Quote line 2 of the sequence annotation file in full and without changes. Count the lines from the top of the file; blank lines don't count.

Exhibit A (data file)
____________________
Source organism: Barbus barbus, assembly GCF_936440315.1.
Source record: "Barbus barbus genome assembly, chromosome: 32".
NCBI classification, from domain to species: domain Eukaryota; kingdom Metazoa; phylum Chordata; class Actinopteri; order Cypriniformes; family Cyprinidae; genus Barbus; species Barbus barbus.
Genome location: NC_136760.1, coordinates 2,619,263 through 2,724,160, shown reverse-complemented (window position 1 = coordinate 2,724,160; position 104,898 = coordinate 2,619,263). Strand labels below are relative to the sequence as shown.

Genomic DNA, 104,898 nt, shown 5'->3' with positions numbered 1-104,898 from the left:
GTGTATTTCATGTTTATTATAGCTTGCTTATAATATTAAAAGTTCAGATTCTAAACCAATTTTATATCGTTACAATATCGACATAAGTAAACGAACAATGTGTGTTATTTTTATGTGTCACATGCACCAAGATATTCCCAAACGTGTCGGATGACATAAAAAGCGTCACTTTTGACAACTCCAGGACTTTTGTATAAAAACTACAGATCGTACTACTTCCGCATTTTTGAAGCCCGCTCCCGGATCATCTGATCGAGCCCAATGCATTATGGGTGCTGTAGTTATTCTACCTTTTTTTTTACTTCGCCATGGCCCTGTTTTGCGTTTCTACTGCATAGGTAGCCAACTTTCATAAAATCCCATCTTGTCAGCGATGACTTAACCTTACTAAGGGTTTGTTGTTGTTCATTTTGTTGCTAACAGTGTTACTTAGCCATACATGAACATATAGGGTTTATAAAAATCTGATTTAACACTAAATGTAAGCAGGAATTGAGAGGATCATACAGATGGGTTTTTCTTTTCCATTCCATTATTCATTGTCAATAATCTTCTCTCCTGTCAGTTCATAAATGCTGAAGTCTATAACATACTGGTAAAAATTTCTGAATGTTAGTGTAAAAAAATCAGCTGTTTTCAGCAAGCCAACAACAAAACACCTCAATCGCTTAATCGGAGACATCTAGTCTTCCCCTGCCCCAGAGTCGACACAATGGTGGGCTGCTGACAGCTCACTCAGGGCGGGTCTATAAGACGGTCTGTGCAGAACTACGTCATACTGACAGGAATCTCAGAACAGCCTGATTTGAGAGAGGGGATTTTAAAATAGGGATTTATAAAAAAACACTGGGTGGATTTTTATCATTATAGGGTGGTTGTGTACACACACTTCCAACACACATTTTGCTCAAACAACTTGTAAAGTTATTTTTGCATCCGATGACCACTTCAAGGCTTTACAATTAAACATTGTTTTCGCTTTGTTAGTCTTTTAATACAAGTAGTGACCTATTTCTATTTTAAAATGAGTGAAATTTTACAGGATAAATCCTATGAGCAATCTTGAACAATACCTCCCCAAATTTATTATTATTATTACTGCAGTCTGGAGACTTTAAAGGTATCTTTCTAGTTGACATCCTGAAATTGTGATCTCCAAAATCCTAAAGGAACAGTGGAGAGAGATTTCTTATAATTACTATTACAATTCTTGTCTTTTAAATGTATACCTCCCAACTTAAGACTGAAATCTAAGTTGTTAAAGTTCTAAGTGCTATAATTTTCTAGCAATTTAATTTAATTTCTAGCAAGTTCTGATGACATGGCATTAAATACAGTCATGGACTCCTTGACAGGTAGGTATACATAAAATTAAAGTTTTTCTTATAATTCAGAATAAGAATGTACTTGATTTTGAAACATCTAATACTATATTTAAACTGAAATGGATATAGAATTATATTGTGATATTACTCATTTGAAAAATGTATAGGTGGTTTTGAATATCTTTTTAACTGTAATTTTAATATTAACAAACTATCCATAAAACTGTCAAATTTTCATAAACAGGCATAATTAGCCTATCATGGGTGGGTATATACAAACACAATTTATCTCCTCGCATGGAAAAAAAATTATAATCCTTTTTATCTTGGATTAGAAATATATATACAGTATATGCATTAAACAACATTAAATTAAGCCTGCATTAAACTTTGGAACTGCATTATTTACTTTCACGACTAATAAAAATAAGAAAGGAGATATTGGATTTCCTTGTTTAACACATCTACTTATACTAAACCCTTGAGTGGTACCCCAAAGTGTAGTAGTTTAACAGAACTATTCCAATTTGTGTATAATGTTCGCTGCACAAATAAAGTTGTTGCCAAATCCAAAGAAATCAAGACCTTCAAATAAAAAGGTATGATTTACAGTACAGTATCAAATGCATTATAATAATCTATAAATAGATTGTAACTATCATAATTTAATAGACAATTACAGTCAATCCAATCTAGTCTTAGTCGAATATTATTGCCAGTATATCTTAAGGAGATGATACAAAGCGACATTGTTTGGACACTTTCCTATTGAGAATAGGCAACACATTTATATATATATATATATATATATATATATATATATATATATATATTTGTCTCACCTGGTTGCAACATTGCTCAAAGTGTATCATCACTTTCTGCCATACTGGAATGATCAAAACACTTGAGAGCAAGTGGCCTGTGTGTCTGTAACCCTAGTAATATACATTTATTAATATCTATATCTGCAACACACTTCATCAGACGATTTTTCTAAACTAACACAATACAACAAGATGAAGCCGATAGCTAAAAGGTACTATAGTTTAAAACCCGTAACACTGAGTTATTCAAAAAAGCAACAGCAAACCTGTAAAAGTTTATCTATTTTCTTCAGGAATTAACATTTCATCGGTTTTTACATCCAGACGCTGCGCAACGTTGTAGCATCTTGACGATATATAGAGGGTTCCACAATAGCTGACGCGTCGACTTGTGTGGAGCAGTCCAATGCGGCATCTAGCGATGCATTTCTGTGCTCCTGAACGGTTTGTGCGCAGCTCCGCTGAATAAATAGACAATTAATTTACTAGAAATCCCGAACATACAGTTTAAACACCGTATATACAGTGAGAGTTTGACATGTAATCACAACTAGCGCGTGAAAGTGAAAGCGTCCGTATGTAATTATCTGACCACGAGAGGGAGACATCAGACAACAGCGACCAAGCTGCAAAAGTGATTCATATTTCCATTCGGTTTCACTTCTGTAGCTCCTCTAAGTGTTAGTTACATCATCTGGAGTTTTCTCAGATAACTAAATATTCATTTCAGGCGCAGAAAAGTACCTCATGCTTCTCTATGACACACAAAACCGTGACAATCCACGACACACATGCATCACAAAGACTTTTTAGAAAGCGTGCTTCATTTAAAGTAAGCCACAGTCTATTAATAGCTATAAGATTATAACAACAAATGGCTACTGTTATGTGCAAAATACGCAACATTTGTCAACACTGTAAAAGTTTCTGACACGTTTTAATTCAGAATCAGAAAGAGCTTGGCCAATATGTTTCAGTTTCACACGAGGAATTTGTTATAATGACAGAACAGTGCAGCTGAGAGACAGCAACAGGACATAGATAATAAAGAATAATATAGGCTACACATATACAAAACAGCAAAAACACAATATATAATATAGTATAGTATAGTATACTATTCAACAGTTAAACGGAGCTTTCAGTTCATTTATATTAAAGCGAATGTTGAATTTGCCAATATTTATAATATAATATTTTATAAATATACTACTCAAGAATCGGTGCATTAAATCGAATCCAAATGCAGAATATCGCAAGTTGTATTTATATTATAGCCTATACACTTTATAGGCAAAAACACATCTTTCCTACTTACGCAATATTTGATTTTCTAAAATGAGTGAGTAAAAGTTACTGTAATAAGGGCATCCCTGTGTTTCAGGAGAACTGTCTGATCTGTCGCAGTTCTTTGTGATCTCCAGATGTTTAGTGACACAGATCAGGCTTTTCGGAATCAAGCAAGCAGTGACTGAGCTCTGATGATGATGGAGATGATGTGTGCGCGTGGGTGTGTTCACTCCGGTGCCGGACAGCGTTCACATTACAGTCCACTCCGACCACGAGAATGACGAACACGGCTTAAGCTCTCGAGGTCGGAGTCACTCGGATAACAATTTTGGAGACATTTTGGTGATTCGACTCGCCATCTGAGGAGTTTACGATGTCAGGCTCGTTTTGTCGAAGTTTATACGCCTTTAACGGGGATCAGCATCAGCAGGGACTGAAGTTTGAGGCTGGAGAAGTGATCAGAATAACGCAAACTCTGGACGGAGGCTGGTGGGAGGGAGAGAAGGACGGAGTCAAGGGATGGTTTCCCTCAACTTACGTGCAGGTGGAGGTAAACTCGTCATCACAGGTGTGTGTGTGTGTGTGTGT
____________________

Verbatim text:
Source record: "Barbus barbus genome assembly, chromosome: 32".